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Toxic Positivity

Post by on Sunday, June 12, 2022

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“Don’t cry, everything will be alright.” “One should put on a smile every timethey step out of the house, not matter what”. These are phrases often used by people. But are these phrases teaching us healthy ways of living? Probably not. These phases represent toxic positivity. Toxic positivity is the belief that no matter how dire or difficult a situation is, people should maintain a positive mindset. It's a "good vibes only" approach to life. And while there are benefits to being an optimist and engaging in positive thinking, toxic positivity instead rejects difficult emotions in favor of a cheerful, often falsely positive, facade. 

Toxic positivity takes positive thinking to an overgeneralized extreme. Having a positive outlook on life is important but we all know that life is not always easy. In situations when life is not easy, it is important to acknowledge your feelings, thought and reactions. These unpleasant emotions are important and need to be felt and dealt with to be able to conquer the stressful situation. 

The line between positivity and toxic positivity is rather slim. For example in situations such as now, when the world is facing a pandemic, thinking about good thoughts becomes difficult. Even engaging yourself in good thoughts is difficult because you are surrounded by grim news. However, even now, there is an explosion of positivity that expects people to believe, "better days are coming". To think of it is not untrue. But, toxic positivity takes every event or incident to an overgeneralised level. And also minimalizes our ability to deal with human emotions that are not necessarily positive.

Negativity, on the other hand, means having a pessimistic outlook towards life. It involves not appreciating the good things in life and always believing that something bad is going to happen. Such an attitude towards life can be very unhealthy and lead to a lack of hope in life. 

Now that we understand the difference between toxic positivity and positivity, we can focus on how toxicity can be harmful. Rather than being able to share genuine human emotions and gain unconditional support, people find their feelings dismissed, ignored, or outright invalidated.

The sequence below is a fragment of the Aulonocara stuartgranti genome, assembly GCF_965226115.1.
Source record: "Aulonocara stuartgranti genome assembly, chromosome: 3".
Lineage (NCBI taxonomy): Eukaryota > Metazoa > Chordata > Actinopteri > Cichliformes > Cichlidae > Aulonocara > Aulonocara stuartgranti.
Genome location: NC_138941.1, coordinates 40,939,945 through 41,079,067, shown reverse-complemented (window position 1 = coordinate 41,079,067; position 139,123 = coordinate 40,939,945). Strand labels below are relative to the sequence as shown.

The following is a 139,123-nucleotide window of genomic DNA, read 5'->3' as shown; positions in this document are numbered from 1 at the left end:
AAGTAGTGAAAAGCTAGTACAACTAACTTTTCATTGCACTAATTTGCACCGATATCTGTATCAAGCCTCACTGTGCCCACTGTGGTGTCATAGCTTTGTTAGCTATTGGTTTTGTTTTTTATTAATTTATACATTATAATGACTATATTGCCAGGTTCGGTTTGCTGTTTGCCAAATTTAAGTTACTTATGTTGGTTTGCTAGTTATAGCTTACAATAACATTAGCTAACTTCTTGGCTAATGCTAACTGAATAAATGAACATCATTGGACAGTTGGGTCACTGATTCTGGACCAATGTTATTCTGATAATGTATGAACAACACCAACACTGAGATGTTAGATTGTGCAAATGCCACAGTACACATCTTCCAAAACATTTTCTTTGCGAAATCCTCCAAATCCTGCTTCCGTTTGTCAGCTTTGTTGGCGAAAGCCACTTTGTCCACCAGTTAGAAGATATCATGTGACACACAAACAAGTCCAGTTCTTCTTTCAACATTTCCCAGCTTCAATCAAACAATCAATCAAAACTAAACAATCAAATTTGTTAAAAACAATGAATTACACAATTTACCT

It’s shaming: When someone is suffering from something bad or negative in life, their emotions and experience should be validated. However, toxic positivity, like “Thank god, things did not get worse”, although sympathetic, these words can invalidate one’s current experience and make them feel like their feelings are not acceptable. This in turn makes them feel shameful of their emotions. 

It causes guilt: It makes them feel like if they can’t find a way to feel positive in the face of a tragedy, they’re doing something wrong. 

It avoids authentic human emotions: “Don’t cry, you are not weak.” Ever wondered why crying is shunned by society. The society wants to constantly put up a positive happy front. It promotes toxic positivity in many ways. And in this process it neglects actually experiencing the “negative” and real human emotions. As people, we don’t acknowledge the importance of experiencing and dealing with every emotion that naturally comes to us. Only when we experience darker feelings, can we appreciate the brighter ones. 

It prevents growth: It allows us to avoid feeling things that might be painful, but it also denies us the ability to face challenging feelings that can ultimately lead to growth and deeper insight.


The “positive vibes only” mantra as advocated by the millennial generation can be very ignorant of people’s true problems. To be asked to look at the bright side of things when one is going through personal, financial loss or coping with difficult situations, is just cruel and oblivious behaviour. Following can be the signs that you have internalized toxic positivity and the ways to avoid it. 

?If you tend to brush off problems rather than face them head on. 

?If you feeling guilty often about being sad, angry, or disappointed.

?If you hide your true feelings behind feel-good quotes that seem more socially acceptable.

?If you hiding or disguise yourself from your true feelings.

?If you tend to minimize other people's feelings because they make you uncomfortable.

?If you shame other people when they don't have a positive attitude.

?If you try to be stoic or "get over" painful emotions.

If the above situations are right for you, then you must introspect. Following can be the ways to avoid toxic positivity, 

?Manage your negative emotions, but don't deny them. Negative emotions can cause stress when unchecked but they can also provide important information that can lead to beneficial changes in your life.

?Be realistic about what you should feel. When you are facing a stressful situation, it’s normal to feel stressed, worried, or even fearful. Don’t expect too much from yourself. Focus on self-care and taking steps that can help improve your situation.

?It’s okay to feel more than one thing. If you are facing a challenge, it’s possible to feel nervous about the future and also hopeful that you will succeed. Your emotions are as complex as the situation itself. 

?Focus on listening to others and showing support. When someone expresses a difficult emotion, don’t shut them down with toxic platitudes. Instead, let them know that what they are feeling is normal and that you are there to listen. 

?Notice how you feel. Following “positive” social media accounts can sometimes serve as a source of inspiration, but pay attention to how you feel after you view and interact with such content. If you are left with a sense of shame or guilt after seeing “uplifting” posts, it might be due to toxic positivity. In such cases, consider limiting your social media consumption.

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